Norwegian ship stranded in B.C. waters for nearly a month due to local labour dispute

·2 min read
The MV Indiana has been docked in Kitimat and unable to refuel since July 30. (Darryl Dyck/The Canadian Press - image credit)
The MV Indiana has been docked in Kitimat and unable to refuel since July 30. (Darryl Dyck/The Canadian Press - image credit)

A Norwegian vessel has been trapped at a dock in Kitimat, B.C., unable to refuel as it finds itself caught in the middle of a bitter labour dispute.

The strike at the Kitimat aluminum smelter strike, pitting Rio Tinto against members of Unifor 2301, is now into its fifth week, with more than 900 people in the northwestern community on the picket line

But caught in the cross hairs is the MV Indiana, a Norwegian-operated vessel belonging to shipping company Sago Welco.

It docked at Kitimat Harbour on July 30, but, so far, the ship has been unable to refuel because Arbutus Point Marine Limited, the fuelling company's contractor, won't cross the picket line.

"The MV Indiana and its crew are not a party to this dispute. They are a collateral participant," said Marc Gawthrop, the managing director of the fuelling company.

"They are stuck basically."

The union is calling for improved retirement income and benefits, while also raising a number of grievances. Rio Tinto operates the aluminum smelter and powerhouse.

The Norwegian vessel also risks being in violation of federal regulations due to the holdup.

All vessels operating in Canadian waters must use low sulphur fuel, but the MV Indiana only has enough to last until the end of August, at which point, they will be forced to switch to a high sulphur fuel they have on board, regardless of regulations.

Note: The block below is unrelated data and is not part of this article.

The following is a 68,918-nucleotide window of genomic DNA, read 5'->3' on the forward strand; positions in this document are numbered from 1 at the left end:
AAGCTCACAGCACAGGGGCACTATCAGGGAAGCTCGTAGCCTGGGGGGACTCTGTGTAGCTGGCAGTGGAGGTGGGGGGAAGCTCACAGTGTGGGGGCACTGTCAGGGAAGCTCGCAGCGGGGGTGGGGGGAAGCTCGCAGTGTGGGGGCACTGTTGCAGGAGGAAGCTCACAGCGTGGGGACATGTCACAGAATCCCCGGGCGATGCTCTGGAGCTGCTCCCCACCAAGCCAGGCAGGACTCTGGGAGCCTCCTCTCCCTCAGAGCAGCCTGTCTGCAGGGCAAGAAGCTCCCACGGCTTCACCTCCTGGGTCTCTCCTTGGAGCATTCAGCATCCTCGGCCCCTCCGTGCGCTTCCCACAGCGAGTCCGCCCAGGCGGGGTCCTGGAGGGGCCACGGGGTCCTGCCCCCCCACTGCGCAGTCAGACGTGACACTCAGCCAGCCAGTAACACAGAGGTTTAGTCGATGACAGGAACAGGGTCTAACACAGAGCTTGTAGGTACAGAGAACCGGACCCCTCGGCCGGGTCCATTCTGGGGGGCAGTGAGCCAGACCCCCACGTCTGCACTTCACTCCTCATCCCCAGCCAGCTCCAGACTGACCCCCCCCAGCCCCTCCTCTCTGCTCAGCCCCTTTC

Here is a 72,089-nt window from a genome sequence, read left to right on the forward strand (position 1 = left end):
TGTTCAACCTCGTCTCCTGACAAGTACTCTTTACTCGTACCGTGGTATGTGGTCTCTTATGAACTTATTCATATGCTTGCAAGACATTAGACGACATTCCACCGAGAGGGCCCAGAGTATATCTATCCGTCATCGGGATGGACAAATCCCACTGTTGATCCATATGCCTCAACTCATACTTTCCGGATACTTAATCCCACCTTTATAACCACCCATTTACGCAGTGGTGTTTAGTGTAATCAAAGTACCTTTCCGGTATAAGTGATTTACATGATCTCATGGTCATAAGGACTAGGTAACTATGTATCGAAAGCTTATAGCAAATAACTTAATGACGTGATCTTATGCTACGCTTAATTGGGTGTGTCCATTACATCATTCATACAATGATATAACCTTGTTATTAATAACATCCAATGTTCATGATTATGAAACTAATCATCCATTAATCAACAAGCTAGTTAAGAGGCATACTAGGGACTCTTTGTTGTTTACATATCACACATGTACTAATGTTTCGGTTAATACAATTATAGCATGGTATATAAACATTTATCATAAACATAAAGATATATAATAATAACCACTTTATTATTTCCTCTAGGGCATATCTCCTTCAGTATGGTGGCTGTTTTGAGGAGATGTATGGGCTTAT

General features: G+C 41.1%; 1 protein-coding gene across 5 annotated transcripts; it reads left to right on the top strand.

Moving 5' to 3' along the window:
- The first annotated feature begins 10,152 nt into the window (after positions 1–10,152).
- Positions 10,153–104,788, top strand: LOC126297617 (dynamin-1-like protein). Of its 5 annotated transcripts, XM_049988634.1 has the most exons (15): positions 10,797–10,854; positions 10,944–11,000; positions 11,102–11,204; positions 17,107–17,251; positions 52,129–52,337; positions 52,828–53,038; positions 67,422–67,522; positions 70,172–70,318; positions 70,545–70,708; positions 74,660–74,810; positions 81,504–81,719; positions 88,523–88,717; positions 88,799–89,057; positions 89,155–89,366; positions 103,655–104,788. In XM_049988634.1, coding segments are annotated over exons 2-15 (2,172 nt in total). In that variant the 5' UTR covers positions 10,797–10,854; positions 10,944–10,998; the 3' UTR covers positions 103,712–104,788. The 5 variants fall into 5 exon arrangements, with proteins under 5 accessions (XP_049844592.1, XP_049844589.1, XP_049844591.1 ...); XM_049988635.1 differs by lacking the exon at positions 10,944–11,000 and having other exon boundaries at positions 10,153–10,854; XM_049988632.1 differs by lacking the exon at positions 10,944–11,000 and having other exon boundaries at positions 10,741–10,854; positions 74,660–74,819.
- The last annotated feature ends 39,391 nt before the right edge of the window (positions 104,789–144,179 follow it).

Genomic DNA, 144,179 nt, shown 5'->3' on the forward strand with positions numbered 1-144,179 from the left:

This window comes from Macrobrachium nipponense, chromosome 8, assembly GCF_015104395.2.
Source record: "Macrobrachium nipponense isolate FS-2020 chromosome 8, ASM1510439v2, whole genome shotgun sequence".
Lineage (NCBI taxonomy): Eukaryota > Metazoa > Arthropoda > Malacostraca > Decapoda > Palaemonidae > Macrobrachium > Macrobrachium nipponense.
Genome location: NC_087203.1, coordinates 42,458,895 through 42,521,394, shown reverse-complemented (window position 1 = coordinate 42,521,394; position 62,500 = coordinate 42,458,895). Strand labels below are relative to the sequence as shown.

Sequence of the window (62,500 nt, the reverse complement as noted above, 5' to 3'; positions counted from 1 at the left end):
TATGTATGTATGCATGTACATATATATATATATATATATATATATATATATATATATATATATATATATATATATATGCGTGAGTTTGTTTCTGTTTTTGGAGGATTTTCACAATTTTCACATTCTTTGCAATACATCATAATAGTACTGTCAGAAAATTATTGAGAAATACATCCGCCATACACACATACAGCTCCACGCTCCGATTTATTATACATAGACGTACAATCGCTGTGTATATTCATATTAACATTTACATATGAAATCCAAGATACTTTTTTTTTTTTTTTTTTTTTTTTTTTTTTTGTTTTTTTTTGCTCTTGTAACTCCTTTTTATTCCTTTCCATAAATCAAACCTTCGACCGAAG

"They're going to have to use the non-compliant fuels to run their generators. They really have no choice. Because if they don't, they are going to have to allow the vessel to go dark," said Gawthrop.

He said the generators are needed to keep the crew on board comfortable while the labour dispute plays out, especially since they are unable to leave the ship or have visitors due to the pandemic.

"I fail to see how blocking the ship and putting the crew at risk advances the interest of either Rio Tinto or Unifor 2301," said Gawthrop, adding that allowing the crew to live comfortably on the ship would be the minimum courtesy.

"But I see perhaps courtesy is in short supply. As is the fuel."

The master of the MV Indiana sent a statement to both the union and Rio Tinto on Aug. 15 asking it kindly be allowed to refuel, according to the Terrace Standard.

Unifor 2301 president Martin McIlwrath is less than sympathetic and says it's the vessel's own fault.

"They made the decision to cross the picket line. They put themselves in this situation," he said.

He says his union will not discuss the issue with the vessel manager or the shipping company and will only work toward a resolution with the International Transportation Federation.

Sago Welco says crew members are in good spirits, despite the holdup.

Rio Tinto and Unifor 2301 have agreed to meet on Monday to discuss a return to bargaining.

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